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Creatine-dextrose and protein-dextrose induce similar strength gains during training


Abstract and Figures

Creatine supplementation during resistance exercise training has been reported to induce greater increases in fat-free mass (FFM), muscle fiber area, and strength when compared with a placebo. We have recently shown that timing of nutrient delivery in the postexercise period can have positive effects on whole body protein turnover (B. D. Roy et al., Med Sci Sports Exerc. 32(8):1412-1418, 2000). We tested the hypothesis that a postexercise protein-carbohydrate supplement would result in similar increases in FFM, muscle fiber area, and strength as compared with creatine monohydrate (CM), during a supervised 2-month resistance exercise training program in untrained men. Young healthy male subjects were randomized to receive either CM and glucose (N = 11; CM 10 g + glucose 75 g [CR-CHO] (CELL-Tech)) or protein and glucose (N = 8; casein 10 g + glucose 75 g [PRO+CHO]), using double-blinded allocation. Participants performed 8 wk of whole body split-routine straight set weight training, 1 h.d(-1), 6 d.wk(-1). Measurements, pre- and post-training were made of fat-free mass (FFM; DEXA), total body mass, muscle fiber area, isokinetic knee extension strength (45 and 240 degrees.s(-1)), and 1 repetition maximal (1RM) strength for 16 weight training exercises. Total body mass increased more for CR-CHO (+4.3 kg, 5.4%) as compared with PRO-CHO (+1.9 kg, 2.4%) (P < 0.05 for interaction) and FFM increased after training (P < 0.01) but was not significantly different between the groups (CR-CHO = +4.0 kg, 6.4%; PRO-CHO = +2.6 kg, 4.1%) (P = 0.11 for interaction). Muscle fiber area increased similarly after training for both groups (approximately 20%; P < 0.05). Training resulted in an increase in 1RM for each of the 16 activities (range = 14.2-39.9%) (P < 0.001), isokinetic knee extension torque (P < 0.01), with no treatment effects upon any of the variables. We concluded that postexercise supplementation with PRO-CHO resulted in similar increases in strength after a resistance exercise training program as compared with CR-CHO. However, the greater gains in total mass for the CR-CHO group may have implications for sport-specific performance.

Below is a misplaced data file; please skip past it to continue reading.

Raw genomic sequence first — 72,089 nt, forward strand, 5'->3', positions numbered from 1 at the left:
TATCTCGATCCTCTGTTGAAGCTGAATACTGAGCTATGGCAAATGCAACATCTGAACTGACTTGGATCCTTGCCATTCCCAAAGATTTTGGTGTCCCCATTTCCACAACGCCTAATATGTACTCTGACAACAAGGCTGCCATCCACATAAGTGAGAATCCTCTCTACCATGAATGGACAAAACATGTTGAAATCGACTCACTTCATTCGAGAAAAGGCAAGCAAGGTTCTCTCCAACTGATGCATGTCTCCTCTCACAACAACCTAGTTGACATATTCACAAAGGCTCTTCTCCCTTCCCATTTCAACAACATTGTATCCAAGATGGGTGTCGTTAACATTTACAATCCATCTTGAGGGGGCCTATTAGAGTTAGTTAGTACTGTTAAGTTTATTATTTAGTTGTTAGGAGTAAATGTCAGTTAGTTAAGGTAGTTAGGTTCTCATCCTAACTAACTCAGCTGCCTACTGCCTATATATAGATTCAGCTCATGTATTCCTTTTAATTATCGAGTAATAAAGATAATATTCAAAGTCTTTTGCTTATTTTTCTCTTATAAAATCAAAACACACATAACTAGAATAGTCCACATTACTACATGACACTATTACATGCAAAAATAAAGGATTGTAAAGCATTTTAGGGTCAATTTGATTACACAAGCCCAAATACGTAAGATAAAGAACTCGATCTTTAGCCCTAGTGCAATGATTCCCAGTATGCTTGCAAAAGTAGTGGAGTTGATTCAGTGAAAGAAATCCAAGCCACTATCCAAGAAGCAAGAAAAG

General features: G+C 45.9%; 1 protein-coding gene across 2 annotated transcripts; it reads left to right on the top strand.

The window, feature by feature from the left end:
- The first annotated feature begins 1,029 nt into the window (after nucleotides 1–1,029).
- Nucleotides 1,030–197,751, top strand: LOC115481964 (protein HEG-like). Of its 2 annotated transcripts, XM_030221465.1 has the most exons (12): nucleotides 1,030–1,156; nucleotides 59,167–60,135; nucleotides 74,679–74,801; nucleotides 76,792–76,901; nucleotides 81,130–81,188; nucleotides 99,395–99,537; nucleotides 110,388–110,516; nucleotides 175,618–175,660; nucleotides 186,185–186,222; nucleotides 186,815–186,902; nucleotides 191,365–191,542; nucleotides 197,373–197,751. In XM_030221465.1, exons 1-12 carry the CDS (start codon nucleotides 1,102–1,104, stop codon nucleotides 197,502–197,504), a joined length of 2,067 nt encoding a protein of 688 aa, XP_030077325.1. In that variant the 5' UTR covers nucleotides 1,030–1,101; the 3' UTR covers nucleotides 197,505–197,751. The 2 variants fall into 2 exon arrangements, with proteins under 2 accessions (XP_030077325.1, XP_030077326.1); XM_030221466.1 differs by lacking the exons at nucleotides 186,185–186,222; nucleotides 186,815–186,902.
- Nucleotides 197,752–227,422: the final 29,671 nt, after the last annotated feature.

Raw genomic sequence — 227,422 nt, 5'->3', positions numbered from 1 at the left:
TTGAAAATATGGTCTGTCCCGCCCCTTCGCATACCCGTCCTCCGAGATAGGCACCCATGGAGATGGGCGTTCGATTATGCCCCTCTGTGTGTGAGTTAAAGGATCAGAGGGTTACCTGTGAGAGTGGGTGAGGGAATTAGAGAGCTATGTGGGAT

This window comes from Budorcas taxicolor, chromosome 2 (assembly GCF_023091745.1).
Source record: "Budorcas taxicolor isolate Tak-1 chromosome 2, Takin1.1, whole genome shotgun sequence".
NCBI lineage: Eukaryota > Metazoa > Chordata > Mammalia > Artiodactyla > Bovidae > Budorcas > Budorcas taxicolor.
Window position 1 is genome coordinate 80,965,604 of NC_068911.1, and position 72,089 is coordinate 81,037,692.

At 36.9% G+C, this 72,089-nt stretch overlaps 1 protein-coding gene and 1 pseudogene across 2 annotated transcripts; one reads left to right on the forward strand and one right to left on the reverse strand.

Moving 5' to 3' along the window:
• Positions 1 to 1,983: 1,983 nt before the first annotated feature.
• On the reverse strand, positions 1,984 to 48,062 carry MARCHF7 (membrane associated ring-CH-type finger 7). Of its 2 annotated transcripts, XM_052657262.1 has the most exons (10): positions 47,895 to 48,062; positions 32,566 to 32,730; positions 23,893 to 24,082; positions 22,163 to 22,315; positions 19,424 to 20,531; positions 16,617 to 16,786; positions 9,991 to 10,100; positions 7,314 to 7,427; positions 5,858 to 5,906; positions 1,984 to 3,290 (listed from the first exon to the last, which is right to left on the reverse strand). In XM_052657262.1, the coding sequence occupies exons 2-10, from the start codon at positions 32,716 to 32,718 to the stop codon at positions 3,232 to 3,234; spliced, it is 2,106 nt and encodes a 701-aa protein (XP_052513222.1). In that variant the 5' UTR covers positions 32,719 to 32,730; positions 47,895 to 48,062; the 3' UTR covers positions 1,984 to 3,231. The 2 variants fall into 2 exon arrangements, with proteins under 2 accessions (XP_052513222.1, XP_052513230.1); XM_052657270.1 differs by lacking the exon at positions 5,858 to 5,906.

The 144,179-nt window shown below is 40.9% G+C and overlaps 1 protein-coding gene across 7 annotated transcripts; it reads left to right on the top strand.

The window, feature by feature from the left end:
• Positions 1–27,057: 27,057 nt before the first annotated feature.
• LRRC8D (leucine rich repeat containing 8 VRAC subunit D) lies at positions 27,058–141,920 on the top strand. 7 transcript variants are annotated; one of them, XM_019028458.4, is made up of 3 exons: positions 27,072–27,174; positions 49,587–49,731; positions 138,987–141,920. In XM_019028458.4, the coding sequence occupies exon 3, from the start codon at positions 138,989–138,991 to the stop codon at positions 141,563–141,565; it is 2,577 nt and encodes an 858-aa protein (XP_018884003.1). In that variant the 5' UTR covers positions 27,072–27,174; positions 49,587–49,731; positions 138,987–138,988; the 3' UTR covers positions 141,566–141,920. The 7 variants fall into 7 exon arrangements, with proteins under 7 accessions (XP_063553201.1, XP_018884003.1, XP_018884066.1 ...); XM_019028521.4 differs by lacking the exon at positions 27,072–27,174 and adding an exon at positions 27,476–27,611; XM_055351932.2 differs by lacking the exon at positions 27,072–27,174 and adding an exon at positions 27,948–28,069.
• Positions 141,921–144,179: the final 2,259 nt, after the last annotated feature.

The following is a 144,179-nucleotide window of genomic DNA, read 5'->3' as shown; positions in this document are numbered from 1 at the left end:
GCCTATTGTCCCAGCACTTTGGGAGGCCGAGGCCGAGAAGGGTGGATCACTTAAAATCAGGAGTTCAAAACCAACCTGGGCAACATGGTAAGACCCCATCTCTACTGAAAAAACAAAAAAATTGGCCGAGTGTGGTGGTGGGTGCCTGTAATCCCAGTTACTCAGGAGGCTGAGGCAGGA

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Creatine-dextrose and protein-dextrose
induce similar strength gains during training
Departments of Medicine (Neurology and Neurological Rehabilitation) and Kinesiology, McMaster University, Hamilton,
Ontario, CANADA
dextrose and protein-dextrose induce similar strength gains during training. Med. Sci. Sports Exerc., Vol. 33, No. 12, 2001, pp.
2044–2052. Background: Creatine supplementation during resistance exercise training has been reported to induce greater increases
in fat-free mass (FFM), muscle fiber area, and strength when compared with a placebo. We have recently shown that timing of nutrient
delivery in the postexercise period can have positive effects on whole body protein turnover (B. D. Roy et al., Med Sci Sports Exerc.
32(8):1412–1418, 2000).Purpose: We tested the hypothesis that a postexercise protein-carbohydrate supplement would result in similar
increases in FFM, muscle fiber area, and strength as compared with creatine monohydrate (CM), during a supervised 2-month resistance
exercise training program in untrained men. Methods: Young healthy male subjects were randomized to receive either CM and glucose
(N11; CM 10 g glucose 75 g [CR-CHO] (CELL-Tech
)) or protein and glucose (N8; casein 10 g glucose 75 g
[PROCHO]), using double-blinded allocation. Participants performed 8 wk of whole body split-routine straight set weight training,
1 h·d
, 6 d·wk
. Measurements, pre- and post-training were made of fat-free mass (FFM; DEXA), total body mass, muscle fiber area,
isokinetic knee extension strength (45 and 240°·s
), and 1 repetition maximal (1RM) strength for 16 weight training exercises.
Results: Total body mass increased more for CR-CHO (4.3 kg, 5.4%) as compared with PRO-CHO (1.9 kg, 2.4%) (P0.05 for
interaction) and FFM increased after training (P0.01) but was not significantly different between the groups (CR-CHO ⫽⫹4.0 kg,
6.4%; PRO-CHO ⫽⫹2.6 kg, 4.1%) (P0.11 for interaction). Muscle fiber area increased similarly after training for both groups (~
20%; P0.05). Training resulted in an increase in 1RM for each of the 16 activities (range 14.2-39.9%) (P0.001), isokinetic
knee extension torque (P0.01), with no treatment effects upon any of the variables. Conclusions: We concluded that postexercise
supplementation with PRO-CHO resulted in similar increases in strength after a resistance exercise training program as compared with